This of course does not account for transporting and processing all the straw in China, of course, just so I'm not encouraging false optimism.

According to the cited paper, the world chemical industry's contribution to climate change from direct by products of the chemicals themselves as carbon dioxide, is relatively small, 267 million tons, or less than 1%. More serious is the release of methane, and probably less serious, but significant all the same, is the contribution to climate change from nitrous oxide, a side product of the ammonia industry on which our food supply depends:



However this ignores the energy input of chemical processing, which is far more significant.

From the opening text of the paper we have these remarks from the authors:

Industrial chemicals and their derivatives pervade modern society. Although often diffuse in their application (e.g., pharmaceuticals), the bulk outputs of the chemical and petrochemical sector, (also referred to here as "the chemical sector" ), are deployed in huge volumes to make millions of tonnes per year (Mt yr–1) of chemical products, such as fertilizers and plastics. Our industrialized economy is dependent on chemicals.

In performing this pivotal role, the chemical sector exerts a large environmental burden. It is responsible for approximately 7% of global anthropogenic global greenhouse gas (GHG) emissions, and 5.5% when only counting CO2 emissions.(1) The sector’s final energy consumption is the largest among industrial sectors: 42.5 EJ in 2014, of which 25 EJ is feedstock energy.(2) Other sources of emissions include those stemming directly from the chemical transformations mobilized in reactors (process emissions), and from energy conversion in the transformation sector (indirect emissions). In addition to these gaseous emissions, chemical products can spawn pernicious aqueous discharges. The oft-publicised problem of fertilizer runoff contributing to hypertrophication,(3) and the more recent exposition of plastic waste ending up in the world’s oceans(4, 5) and organisms(6) are notable examples.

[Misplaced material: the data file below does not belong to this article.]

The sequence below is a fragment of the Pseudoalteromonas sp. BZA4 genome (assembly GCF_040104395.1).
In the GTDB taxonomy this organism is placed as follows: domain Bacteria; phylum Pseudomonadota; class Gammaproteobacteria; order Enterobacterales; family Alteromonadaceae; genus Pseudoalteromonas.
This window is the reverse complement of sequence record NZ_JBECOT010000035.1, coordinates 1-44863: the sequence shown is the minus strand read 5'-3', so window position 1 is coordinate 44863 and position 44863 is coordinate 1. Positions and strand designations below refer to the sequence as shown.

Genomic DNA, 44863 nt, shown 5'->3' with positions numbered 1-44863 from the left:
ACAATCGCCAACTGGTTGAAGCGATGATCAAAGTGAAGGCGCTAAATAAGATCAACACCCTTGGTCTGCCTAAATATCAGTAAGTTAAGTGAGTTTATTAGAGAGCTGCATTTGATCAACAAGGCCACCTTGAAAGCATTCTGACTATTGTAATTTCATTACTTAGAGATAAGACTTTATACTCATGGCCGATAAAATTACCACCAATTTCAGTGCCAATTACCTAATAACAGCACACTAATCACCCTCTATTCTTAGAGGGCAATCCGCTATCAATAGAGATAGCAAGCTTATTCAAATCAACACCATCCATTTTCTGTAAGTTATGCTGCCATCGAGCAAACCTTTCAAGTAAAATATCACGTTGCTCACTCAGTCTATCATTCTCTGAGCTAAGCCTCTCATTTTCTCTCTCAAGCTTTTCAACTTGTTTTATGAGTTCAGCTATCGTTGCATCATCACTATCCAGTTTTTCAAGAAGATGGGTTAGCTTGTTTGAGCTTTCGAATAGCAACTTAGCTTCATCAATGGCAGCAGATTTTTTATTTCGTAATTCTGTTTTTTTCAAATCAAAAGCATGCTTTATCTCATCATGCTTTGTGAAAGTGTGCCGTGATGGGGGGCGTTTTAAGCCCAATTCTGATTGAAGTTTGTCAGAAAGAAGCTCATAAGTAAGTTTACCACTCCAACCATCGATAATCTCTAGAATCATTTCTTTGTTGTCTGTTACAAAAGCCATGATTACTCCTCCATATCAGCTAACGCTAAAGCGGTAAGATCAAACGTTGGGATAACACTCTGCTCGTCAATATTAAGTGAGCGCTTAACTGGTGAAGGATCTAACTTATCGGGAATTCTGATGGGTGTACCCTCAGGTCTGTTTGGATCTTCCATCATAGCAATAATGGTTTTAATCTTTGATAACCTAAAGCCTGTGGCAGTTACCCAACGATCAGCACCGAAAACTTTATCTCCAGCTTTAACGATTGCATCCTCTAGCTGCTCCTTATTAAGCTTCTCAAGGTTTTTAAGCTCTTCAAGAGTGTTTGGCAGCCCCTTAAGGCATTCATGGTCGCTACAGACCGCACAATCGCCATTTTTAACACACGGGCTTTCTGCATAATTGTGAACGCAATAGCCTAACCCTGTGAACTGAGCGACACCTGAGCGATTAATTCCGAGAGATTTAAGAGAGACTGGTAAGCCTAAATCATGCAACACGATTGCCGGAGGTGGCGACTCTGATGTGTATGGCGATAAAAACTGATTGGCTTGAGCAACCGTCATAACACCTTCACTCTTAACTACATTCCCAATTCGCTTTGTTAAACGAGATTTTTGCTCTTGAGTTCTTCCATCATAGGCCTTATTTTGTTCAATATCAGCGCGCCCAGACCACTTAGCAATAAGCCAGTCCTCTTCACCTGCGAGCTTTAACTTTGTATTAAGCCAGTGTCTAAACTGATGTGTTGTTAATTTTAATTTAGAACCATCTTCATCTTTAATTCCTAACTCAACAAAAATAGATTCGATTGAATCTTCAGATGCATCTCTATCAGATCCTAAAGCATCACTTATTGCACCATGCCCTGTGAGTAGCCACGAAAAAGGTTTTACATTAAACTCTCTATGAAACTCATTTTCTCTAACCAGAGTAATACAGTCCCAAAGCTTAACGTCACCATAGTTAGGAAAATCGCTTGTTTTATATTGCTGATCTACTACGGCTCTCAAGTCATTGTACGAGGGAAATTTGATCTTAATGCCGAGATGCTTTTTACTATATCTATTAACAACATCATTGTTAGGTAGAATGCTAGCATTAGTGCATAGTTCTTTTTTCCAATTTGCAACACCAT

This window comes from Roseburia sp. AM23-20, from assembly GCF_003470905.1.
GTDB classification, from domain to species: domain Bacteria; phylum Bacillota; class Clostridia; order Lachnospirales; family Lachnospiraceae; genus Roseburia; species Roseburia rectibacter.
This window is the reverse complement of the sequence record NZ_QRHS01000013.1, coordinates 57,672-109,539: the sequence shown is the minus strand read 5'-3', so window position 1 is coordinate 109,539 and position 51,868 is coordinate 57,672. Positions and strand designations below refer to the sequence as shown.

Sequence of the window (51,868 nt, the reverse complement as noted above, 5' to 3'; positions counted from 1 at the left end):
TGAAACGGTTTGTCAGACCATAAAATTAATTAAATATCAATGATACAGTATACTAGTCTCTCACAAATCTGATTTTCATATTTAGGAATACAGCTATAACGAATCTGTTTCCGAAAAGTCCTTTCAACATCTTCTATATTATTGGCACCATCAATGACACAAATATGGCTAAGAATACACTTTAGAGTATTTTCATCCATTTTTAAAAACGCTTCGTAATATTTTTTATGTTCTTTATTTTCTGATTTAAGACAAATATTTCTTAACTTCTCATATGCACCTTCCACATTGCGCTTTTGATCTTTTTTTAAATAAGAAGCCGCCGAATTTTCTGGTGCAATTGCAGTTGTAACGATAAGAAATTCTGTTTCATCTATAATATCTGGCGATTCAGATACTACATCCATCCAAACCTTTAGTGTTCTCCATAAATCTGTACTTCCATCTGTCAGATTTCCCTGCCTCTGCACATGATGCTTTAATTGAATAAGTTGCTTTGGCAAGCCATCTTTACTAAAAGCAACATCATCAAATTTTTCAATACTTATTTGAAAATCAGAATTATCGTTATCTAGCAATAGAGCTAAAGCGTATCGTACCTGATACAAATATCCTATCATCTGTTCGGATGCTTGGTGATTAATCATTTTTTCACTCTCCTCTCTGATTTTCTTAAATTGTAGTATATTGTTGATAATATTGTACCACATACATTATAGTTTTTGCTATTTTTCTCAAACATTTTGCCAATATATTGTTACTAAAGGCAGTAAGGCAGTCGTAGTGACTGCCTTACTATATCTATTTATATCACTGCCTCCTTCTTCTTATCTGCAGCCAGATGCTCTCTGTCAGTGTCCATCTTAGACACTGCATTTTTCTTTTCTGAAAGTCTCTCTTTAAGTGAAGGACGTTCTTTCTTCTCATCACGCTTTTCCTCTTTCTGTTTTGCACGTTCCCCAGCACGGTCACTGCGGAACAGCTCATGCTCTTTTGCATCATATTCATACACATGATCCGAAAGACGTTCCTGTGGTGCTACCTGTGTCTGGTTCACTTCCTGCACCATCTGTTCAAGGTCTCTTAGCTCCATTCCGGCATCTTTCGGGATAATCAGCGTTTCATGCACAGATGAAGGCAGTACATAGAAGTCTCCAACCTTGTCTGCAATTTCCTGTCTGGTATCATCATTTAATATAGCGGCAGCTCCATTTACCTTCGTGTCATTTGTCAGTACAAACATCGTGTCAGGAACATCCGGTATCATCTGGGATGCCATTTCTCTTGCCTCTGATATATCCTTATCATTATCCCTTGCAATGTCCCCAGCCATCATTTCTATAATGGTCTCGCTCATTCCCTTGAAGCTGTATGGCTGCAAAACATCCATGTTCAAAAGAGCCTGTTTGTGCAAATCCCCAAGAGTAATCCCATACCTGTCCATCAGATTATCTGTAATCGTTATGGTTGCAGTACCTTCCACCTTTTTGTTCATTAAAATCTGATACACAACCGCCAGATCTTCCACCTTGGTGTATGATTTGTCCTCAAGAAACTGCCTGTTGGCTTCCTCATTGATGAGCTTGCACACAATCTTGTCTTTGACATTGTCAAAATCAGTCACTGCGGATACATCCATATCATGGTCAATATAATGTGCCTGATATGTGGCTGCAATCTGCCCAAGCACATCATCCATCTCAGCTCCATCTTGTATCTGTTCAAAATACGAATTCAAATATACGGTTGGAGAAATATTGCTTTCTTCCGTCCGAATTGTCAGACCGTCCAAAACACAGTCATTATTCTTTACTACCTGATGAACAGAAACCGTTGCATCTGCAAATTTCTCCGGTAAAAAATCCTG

Returning to the issue of the ammonia industry, it is worth noting that 55 million tons, graphically it seems to be on the order of 1/3 of the total, comes from coal, the most dangerous of the three dangerous fossil fuels. Coal is often reported as being "dead," which is nonsense; reports of its death are greatly exaggerated, to steal a Twainism. Between 2000 and 2016 coal was the fastest growing source of primary energy on this planet, increasing by 2/3 of the amount used in 2000 (roughly 90 exajoules worth) by 60 additional exajoules. The contribution that coal makes to ammonia synthesis may be trivial in comparison to its use in the energy and steel industry, but it is real and significant.

I found this paper thought provoking, and it served for a useful refocusing on the realities of our increasingly dire environmental situation.

If we want to be serious - and there's no way that we are even remotely so in any country or even in any political party in any country - scale is the most important thing of which we can think.

I hope you're having a pleasant weekend.

0 replies, 595 views

Reply to this thread

Back to top Alert abuse

Reply to this thread